Now that you have a general understanding of the requirements typically associated with an MOS, you should have a better idea of which MOSs you will qualify for in our Army Jobs / MOS List section. Now which MOS to choose? This shouldn't be as hard as it may sound at first thought. For example, those who like doing construction will probably be happy with a Corps of Engineers MOS. Those who are more at home with communications / satellites / computers will typically want to look at Signal Corps MOSs. Mechanics will probably want to look at the various vehicle maintenance / repairer jobs available in the Ordnance Corps. Often times your interests will fall neatly into a specific branch of the Army and make it much easier to select an MOS since you've narrowed your search.

Current MOS Enlistment Bonuses

Now that you've narrowed your MOS search, it's probably a good time to look at which MOSs offer an enlistment bonus. We highly advise against picking an MOS simply because it offers an enlistment bonus. You'll be doing this job for at least a few years (or perhaps for a full 20 years and retire). It only makes sense to pick a job that appeals to your interests. View our article with the current Enlistment Bonuses by MOS.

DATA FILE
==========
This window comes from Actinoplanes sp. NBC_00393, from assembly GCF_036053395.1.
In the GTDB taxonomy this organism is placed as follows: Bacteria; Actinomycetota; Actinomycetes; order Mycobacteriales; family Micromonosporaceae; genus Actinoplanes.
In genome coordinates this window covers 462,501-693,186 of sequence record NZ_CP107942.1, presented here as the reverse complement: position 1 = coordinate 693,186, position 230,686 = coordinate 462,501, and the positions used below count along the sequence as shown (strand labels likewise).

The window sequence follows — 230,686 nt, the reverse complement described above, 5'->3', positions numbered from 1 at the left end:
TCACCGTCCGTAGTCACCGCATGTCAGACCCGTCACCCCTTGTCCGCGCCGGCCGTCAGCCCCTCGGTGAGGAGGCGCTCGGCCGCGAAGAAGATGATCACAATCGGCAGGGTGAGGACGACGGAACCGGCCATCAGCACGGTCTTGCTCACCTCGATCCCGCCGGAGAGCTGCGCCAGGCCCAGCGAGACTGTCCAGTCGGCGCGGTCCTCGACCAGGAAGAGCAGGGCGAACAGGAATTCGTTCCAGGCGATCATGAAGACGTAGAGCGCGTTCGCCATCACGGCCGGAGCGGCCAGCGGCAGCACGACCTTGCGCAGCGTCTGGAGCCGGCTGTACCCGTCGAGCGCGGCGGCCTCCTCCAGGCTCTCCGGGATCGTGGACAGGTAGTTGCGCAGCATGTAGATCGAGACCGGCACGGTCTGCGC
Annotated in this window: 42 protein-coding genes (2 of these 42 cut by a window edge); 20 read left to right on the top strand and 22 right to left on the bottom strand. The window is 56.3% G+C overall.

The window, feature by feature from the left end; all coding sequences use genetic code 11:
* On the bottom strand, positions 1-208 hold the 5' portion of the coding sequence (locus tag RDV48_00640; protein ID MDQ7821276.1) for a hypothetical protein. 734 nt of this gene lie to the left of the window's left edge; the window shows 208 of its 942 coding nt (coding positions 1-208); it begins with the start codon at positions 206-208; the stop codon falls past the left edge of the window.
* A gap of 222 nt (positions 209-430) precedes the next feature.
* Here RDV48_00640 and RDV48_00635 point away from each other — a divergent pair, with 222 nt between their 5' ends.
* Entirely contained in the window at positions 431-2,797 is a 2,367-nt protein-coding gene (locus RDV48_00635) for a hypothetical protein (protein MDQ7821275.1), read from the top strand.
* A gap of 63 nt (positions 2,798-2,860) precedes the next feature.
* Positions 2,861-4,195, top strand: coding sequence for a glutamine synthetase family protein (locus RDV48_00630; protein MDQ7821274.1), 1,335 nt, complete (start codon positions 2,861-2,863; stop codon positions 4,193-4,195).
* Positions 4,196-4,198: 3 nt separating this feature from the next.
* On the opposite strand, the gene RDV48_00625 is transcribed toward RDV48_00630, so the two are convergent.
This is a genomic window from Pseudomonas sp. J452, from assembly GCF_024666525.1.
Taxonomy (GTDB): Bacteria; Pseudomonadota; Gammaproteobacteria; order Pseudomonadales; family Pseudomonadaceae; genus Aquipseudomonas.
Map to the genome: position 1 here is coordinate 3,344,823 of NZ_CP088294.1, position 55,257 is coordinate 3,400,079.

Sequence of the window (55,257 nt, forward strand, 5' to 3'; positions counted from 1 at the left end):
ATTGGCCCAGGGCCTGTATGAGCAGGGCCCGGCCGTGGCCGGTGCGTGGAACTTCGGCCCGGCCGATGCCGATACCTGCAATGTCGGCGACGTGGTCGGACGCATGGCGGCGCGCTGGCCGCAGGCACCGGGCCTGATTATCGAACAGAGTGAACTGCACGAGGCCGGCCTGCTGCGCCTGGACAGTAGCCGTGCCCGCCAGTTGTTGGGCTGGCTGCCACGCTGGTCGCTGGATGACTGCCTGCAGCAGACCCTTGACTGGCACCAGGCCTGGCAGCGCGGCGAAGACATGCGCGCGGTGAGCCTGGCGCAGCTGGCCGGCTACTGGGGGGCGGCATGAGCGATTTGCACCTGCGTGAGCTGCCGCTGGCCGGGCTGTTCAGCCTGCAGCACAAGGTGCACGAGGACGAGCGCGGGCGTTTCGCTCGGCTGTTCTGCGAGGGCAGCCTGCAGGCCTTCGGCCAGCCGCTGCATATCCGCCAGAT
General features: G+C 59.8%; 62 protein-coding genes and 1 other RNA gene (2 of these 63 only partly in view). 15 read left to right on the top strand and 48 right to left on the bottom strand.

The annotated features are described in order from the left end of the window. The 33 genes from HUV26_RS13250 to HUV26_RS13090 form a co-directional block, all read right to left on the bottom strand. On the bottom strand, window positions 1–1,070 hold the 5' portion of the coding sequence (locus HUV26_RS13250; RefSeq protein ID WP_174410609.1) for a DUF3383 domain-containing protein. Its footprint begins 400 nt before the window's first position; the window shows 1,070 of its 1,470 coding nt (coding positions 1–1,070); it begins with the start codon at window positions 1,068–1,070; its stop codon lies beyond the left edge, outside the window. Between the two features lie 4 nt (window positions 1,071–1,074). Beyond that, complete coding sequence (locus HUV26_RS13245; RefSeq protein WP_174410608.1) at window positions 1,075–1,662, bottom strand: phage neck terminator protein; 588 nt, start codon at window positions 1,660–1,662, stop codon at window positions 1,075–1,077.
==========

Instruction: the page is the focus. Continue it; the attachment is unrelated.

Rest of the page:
One must keep in mind that enlistment bonuses are offered because the Army is struggling to fill demand for that particular MOS. For example, an Explosive Ordnance Disposal Specialist is one of a select few MOSs offering the highest enlistment bonus possible but it's not too difficult to see why. It is one of the most dangerous jobs in the Army and many people simply wish not to do such work. That's not to put down the can be highly satisfying work as you're eliminating roadside bombs that could have killed your fellow servicemembers. The job is quite hands on and teaches you skills that can lead to highly specialized work outside of the military as well. Other level 1 enlistment bonuses may simply require highly specialized technical skills and the Army is simply suffering a shortage that needs to be filled quickly. The point is that every job appeals to a different type of person...if you don't particularly like construction work then don't pick a Corps of Engineers MOS just because it offers the highest enlistment bonus you qualify for.

Army Civilian Acquired Skills Program (ACASP)

Some individuals may even be able to utilize skills they obtained in the civilian world and apply it to a specific Army MOS. The Army Civilian Acquired Skills Program (ACASP) allows individuals possessing specialized skills to join the Army and receive accelerated promotion to the rank of Specialist. They must select an MOS that's qualified for ACASP and meet the associated ACASP skill requirements for the given MOS. For more information, read our article on ACASP.

Conclusion on Picking an Army MOS

In conclusion, it is highly imperative that those wishing to join the Army research MOSs before going to MEPS. Not only does it relieve stress, but it should also result in you scoring an Army job that you're satisfied with and lead to a productive Army career, whether you do 20+ years and retire or only do a few years in the Army and return to the civilian world.

Article Last Modified: May 10, 2011